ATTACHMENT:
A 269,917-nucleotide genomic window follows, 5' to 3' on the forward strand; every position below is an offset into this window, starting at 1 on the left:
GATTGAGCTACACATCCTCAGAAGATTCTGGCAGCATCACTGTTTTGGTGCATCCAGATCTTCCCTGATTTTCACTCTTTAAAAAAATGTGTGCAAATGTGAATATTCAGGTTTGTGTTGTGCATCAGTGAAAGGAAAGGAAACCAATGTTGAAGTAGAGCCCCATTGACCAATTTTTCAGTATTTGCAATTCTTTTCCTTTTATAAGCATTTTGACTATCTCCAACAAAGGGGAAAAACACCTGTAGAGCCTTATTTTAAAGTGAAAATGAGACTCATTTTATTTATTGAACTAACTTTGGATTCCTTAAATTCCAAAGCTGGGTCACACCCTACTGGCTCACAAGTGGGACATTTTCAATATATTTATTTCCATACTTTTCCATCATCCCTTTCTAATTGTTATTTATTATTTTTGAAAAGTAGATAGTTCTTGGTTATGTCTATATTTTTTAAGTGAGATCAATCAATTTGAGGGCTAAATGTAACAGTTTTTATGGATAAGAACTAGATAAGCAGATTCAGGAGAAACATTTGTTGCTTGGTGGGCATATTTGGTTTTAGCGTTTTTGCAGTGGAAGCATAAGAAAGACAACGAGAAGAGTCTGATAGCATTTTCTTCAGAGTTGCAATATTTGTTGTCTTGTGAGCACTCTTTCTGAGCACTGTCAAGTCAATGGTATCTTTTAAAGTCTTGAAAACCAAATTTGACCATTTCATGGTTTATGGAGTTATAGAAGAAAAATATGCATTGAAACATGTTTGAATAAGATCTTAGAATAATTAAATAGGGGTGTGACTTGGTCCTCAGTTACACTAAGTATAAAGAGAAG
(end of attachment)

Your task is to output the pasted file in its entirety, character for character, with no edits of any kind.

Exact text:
A 269,917-nucleotide genomic window follows, 5' to 3' on the forward strand; every position below is an offset into this window, starting at 1 on the left:
GATTGAGCTACACATCCTCAGAAGATTCTGGCAGCATCACTGTTTTGGTGCATCCAGATCTTCCCTGATTTTCACTCTTTAAAAAAATGTGTGCAAATGTGAATATTCAGGTTTGTGTTGTGCATCAGTGAAAGGAAAGGAAACCAATGTTGAAGTAGAGCCCCATTGACCAATTTTTCAGTATTTGCAATTCTTTTCCTTTTATAAGCATTTTGACTATCTCCAACAAAGGGGAAAAACACCTGTAGAGCCTTATTTTAAAGTGAAAATGAGACTCATTTTATTTATTGAACTAACTTTGGATTCCTTAAATTCCAAAGCTGGGTCACACCCTACTGGCTCACAAGTGGGACATTTTCAATATATTTATTTCCATACTTTTCCATCATCCCTTTCTAATTGTTATTTATTATTTTTGAAAAGTAGATAGTTCTTGGTTATGTCTATATTTTTTAAGTGAGATCAATCAATTTGAGGGCTAAATGTAACAGTTTTTATGGATAAGAACTAGATAAGCAGATTCAGGAGAAACATTTGTTGCTTGGTGGGCATATTTGGTTTTAGCGTTTTTGCAGTGGAAGCATAAGAAAGACAACGAGAAGAGTCTGATAGCATTTTCTTCAGAGTTGCAATATTTGTTGTCTTGTGAGCACTCTTTCTGAGCACTGTCAAGTCAATGGTATCTTTTAAAGTCTTGAAAACCAAATTTGACCATTTCATGGTTTATGGAGTTATAGAAGAAAAATATGCATTGAAACATGTTTGAATAAGATCTTAGAATAATTAAATAGGGGTGTGACTTGGTCCTCAGTTACACTAAGTATAAAGAGAAG